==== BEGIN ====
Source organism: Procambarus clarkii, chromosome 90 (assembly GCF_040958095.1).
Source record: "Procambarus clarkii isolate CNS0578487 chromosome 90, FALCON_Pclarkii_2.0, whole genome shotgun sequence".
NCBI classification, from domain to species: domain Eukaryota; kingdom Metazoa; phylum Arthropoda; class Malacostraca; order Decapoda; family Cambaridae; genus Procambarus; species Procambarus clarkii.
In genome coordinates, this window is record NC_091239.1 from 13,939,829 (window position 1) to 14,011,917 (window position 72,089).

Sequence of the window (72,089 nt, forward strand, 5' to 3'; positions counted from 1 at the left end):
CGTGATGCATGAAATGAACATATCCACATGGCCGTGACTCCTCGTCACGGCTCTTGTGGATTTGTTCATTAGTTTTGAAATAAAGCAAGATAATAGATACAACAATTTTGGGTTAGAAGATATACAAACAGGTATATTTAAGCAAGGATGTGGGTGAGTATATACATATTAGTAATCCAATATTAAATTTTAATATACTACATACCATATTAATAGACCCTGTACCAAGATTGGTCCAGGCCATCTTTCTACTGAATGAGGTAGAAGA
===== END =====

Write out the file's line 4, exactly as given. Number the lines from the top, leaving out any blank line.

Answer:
In genome coordinates, this window is record NC_091239.1 from 13,939,829 (window position 1) to 14,011,917 (window position 72,089).